Construction projects in the Middle East region could benefit significantly if the impact of employer delay events are assessed taking into account the contractor’s actual progress at the time. Indeed, one might argue that disputes could be avoided altogether if, as is the case under NEC 3, the time and cost impact of employer delay events is agreed contemporaneously under the “one bite of the cherry” principle, thus permitting the parties to concentrate on completing the project in a timely manner as opposed to getting embroiled and entrenched in, often unsustainable, commercial and/or contractual positions. Such negative action invariably diverts commercial resources and management time away from their primary purpose which after all is to deliver the procured project within the contracted framework of time, cost and quality.

Why then do we not see TIA being widely used on live projects in the region?   Probably for the same reason that we do not see building information modelling (BIM) being adopted on every project. Both require collaboration which for many employers, and/or their representatives and advisors, will require a sea change in attitude or a wholescale re-thinking of their existing procurement strategies which, based on my own experience, unfortunately continue to be dominated by illusionary “lump sum” type contracts which seek to pass all of the risk onto the contractor without properly considering, or perhaps appreciating, the impact that this may have on the success of the project and/or the relationship between the parties.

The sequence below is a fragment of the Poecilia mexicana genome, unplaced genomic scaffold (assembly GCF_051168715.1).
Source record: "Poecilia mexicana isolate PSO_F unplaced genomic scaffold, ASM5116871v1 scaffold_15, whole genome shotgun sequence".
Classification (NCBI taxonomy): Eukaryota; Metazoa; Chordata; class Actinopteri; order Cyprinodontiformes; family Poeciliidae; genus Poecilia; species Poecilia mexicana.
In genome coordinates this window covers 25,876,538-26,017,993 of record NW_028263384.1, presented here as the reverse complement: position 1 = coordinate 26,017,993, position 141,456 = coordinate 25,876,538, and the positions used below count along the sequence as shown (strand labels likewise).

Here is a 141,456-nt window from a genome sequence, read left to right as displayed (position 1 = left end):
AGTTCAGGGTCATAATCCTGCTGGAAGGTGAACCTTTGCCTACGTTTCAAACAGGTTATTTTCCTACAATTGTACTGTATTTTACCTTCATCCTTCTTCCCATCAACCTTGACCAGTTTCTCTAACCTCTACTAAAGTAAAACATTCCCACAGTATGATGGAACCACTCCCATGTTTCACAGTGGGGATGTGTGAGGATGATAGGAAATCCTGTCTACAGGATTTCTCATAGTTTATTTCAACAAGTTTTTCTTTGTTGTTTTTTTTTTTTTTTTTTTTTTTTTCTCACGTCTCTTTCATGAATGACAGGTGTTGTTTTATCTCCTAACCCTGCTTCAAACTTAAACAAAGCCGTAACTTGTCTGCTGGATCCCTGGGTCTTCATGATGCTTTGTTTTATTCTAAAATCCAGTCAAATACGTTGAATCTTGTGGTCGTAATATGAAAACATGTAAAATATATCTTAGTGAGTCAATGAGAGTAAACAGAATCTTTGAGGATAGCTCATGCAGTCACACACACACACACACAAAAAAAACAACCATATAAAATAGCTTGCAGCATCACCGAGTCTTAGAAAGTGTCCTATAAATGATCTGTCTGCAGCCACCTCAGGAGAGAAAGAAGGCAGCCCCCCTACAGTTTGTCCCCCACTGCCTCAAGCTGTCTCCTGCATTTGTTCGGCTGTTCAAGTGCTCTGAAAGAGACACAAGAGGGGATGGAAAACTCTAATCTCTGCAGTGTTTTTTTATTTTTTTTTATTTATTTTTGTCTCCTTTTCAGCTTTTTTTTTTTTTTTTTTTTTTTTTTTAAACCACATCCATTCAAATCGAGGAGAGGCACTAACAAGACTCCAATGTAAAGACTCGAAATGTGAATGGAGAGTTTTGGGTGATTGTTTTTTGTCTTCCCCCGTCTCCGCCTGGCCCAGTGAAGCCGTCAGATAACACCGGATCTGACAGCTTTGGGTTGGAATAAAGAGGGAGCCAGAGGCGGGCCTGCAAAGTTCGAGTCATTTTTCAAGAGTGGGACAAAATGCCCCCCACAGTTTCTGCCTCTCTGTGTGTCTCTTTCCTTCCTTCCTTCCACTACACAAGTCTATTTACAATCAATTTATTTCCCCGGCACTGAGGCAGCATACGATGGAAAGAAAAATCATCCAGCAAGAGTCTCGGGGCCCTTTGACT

It would be wrong to suggest that other jurisdictions are more advanced in this area as one is not comparing “apples for apples” in terms of market maturity. Indeed, there are still a considerable number of construction disputes in countries such as the UK where SFBCs such as NEC 3 are common place. However, it is disappointing that given the regions desire, and proven ability, to deliver world first projects, in timescales which would likely be unachievable elsewhere, that we do not see more collaboration or early contractor involvement. Both of which are proven steps to reduce disputes and better ensure timely project delivery.

It would also be wrong to suggest that TIA is some form of “silver bullet” for the prevention of construction disputes. There are numerous other considerations, both practical and legal, which can dramatically affect the reliability of the resultant delay analysis. However, if carried out properly by experienced professionals, and within the correct commercial and legal framework, TIA certainly has the potential to significantly reduce the number of construction disputes which result in arbitration or litigation, and which in turn should result in a “win-win” scenario for employers and contractors alike. Something which is essential if the construction industry is going to focus its energy and resources, as it arguably should, on the critical issues which were identified by Cynthia previously.

Based in Dubai, Zane Hedge is head of construction and real estate disputes at Deloitte Corporate Finance Limited (Regulated by the DFSA). Hedge is a chartered construction manager who holds Masters’ degrees in construction law and dispute resolution, as well as project management. He has been involved in a wide variety of projects, including; building, civil engineering, bridges, utilities, residential, retail, commercial, healthcare, airports, power stations, desalination, process plants and oil and gas projects.